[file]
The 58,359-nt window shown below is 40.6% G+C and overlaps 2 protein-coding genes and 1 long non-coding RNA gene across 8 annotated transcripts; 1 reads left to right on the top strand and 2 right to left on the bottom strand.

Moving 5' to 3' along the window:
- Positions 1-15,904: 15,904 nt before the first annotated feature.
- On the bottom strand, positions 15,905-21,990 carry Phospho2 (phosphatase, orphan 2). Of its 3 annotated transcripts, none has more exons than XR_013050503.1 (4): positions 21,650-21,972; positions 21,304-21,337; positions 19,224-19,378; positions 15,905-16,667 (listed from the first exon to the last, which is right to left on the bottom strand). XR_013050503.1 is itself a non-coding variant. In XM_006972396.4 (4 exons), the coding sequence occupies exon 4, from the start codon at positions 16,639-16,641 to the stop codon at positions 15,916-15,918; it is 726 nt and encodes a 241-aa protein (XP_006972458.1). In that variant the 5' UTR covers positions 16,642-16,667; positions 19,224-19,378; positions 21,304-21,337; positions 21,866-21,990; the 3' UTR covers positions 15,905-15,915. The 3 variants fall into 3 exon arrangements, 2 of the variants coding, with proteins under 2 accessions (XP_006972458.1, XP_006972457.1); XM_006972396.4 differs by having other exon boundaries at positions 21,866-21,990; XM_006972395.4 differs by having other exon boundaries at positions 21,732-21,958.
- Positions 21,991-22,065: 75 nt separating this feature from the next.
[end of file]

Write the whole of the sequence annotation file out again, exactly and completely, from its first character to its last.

The 58,359-nt window shown below is 40.6% G+C and overlaps 2 protein-coding genes and 1 long non-coding RNA gene across 8 annotated transcripts; 1 reads left to right on the top strand and 2 right to left on the bottom strand.

Moving 5' to 3' along the window:
- Positions 1-15,904: 15,904 nt before the first annotated feature.
- On the bottom strand, positions 15,905-21,990 carry Phospho2 (phosphatase, orphan 2). Of its 3 annotated transcripts, none has more exons than XR_013050503.1 (4): positions 21,650-21,972; positions 21,304-21,337; positions 19,224-19,378; positions 15,905-16,667 (listed from the first exon to the last, which is right to left on the bottom strand). XR_013050503.1 is itself a non-coding variant. In XM_006972396.4 (4 exons), the coding sequence occupies exon 4, from the start codon at positions 16,639-16,641 to the stop codon at positions 15,916-15,918; it is 726 nt and encodes a 241-aa protein (XP_006972458.1). In that variant the 5' UTR covers positions 16,642-16,667; positions 19,224-19,378; positions 21,304-21,337; positions 21,866-21,990; the 3' UTR covers positions 15,905-15,915. The 3 variants fall into 3 exon arrangements, 2 of the variants coding, with proteins under 2 accessions (XP_006972458.1, XP_006972457.1); XM_006972396.4 differs by having other exon boundaries at positions 21,866-21,990; XM_006972395.4 differs by having other exon boundaries at positions 21,732-21,958.
- Positions 21,991-22,065: 75 nt separating this feature from the next.